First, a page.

1. Jokers at Work Are No Joke
The latest installment of the International Journal of Humor
Research featured a fascinating paper on the role of “the joker”
in a workplace setting. The study found that many offices have
a self-designated joker who plays the role of the modern day court
jester. The “role” of corporate jester evolves naturally over time,
and contrary to what you might think, the joker is considered to be
an important workplace personality by both peers AND the monarchy
(I mean management). The office joker played four essential roles:
challenging management (in a fun way, lest they be beheaded),
pushing boundaries (important if you’re going to be an innovative
workplace), developing the culture (always nice to have a little
culture, kind of classes up the joint) and providing stress relief
for the entire team.
Like the medieval court jester, the modern day joker often gets away
with speaking uncomfortable truths with humor. They also help senior
leaders avoid acting with arrogance and play an important mediator
role between leaders and employees, thus earning respect by both
parties. Finally, the study found that the joker often performed an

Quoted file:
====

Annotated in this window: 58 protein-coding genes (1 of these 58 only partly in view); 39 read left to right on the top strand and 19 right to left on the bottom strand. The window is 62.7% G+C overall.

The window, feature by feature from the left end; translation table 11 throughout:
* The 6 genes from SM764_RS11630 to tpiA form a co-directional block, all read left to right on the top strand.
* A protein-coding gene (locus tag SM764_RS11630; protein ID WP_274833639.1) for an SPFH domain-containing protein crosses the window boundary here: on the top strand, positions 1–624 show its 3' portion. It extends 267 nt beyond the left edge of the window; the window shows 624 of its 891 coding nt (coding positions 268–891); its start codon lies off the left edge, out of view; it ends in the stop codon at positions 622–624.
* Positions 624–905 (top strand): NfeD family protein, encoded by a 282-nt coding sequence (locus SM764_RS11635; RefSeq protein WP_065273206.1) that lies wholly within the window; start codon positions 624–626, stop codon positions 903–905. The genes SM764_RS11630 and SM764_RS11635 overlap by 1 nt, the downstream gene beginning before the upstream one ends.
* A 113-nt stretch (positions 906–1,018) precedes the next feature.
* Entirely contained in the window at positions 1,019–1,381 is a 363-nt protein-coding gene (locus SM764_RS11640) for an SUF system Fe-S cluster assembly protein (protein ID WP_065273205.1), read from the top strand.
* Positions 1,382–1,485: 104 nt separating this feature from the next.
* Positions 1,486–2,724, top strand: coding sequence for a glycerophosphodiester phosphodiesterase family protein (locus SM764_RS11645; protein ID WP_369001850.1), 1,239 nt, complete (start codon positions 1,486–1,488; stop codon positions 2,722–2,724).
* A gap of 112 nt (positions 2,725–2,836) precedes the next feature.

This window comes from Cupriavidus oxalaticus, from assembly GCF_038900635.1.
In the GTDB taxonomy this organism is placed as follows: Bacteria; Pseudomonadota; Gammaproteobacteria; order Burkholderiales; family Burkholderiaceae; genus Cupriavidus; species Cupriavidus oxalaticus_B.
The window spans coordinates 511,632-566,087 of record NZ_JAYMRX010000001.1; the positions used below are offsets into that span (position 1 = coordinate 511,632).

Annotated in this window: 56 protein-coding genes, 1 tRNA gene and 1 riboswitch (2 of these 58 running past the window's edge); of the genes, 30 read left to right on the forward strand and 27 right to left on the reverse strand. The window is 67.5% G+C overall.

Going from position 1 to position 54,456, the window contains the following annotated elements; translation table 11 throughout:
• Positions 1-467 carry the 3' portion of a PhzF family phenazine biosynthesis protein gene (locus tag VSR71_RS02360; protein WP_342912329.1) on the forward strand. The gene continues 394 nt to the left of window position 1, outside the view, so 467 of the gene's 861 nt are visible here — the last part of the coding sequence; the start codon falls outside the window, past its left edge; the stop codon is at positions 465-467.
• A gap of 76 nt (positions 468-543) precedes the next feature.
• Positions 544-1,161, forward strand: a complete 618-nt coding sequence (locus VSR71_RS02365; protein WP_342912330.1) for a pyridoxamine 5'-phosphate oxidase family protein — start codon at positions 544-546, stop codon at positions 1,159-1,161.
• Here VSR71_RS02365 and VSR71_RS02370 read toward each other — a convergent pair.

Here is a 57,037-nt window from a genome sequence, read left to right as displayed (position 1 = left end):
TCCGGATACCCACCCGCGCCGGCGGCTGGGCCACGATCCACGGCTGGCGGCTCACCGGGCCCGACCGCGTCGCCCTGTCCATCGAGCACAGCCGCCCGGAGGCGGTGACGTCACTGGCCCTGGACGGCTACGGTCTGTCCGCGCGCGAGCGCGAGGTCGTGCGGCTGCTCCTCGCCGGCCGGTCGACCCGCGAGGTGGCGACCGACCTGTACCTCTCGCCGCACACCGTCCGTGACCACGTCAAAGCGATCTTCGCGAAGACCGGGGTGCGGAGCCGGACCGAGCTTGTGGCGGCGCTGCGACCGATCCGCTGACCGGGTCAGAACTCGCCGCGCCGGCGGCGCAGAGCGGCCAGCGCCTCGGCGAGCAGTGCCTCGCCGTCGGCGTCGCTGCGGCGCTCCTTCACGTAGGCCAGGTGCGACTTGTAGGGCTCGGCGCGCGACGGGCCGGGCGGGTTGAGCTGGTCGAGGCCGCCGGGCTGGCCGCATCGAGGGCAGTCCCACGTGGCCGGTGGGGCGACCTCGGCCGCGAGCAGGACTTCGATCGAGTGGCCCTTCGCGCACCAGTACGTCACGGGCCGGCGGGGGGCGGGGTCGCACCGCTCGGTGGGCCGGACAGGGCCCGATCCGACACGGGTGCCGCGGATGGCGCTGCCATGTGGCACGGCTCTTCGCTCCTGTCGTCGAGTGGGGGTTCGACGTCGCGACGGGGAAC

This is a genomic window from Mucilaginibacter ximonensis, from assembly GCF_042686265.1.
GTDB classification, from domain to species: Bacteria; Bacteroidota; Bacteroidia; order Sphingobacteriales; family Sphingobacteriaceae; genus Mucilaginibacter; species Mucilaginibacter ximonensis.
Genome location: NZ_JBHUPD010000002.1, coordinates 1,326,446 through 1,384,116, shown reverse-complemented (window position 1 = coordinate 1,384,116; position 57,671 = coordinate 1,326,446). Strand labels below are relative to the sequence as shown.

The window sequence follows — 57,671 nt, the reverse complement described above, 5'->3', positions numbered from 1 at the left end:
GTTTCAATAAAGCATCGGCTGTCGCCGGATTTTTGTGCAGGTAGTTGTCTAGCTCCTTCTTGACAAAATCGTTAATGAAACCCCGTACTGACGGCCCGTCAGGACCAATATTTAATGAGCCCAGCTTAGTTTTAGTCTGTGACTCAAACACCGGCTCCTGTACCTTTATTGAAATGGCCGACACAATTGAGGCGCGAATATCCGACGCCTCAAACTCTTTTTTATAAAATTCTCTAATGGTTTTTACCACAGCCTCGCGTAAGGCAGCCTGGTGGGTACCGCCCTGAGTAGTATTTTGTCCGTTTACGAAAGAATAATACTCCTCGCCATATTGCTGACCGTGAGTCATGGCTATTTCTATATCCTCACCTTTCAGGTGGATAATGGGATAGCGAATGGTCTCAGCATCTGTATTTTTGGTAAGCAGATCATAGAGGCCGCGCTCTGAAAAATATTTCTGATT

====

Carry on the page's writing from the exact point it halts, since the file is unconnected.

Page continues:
important storytelling role – sharing past funny stories to new
employees, thus keeping the culture and sense of history alive.
2. Mike’s Fun at Work Tip
Halloween is two days away, so OF COURSE you should get into the
spirit of things with perhaps. . .
– a costume contest for all employees
– rewarding your customers with a prize for best dressed costume
– bringing in treats for trick n’ treating in the hallways
– hold a “dress your boss” or “dress your co-worker” day
– give a prize for the costume that best represents the “superhero
version” of whatever your profession is (e.g. SUPER ACCOUNTANT)
– team pumpkin carving contest with a special prize for whoever
can carve a pumpkin that best resembles the boss (be careful!)
3. Quote of the Week
“Humor is acting out optimism.” Robin Williams
4. It’s a Wacky, Wacky, World
Who says you can’t monkey around a little at work? A Japanese
bar has “hired” two trained monkeys to help wait on customers.
Fuku-chan doles out hot towels, while Yat-chan serves drinks.
The monkeys get paid in soybeans, and according to at least one
customer, “the monkeys make better waiters than some of the
really bad human waiters.” (And you thought you only had to
compete against members of your own species.)
Happy Hump Day everyone. Remember he who laughs. . .lasts!
Copyright Michael Kerr, 2008. email@example.com www.mikekerr.com
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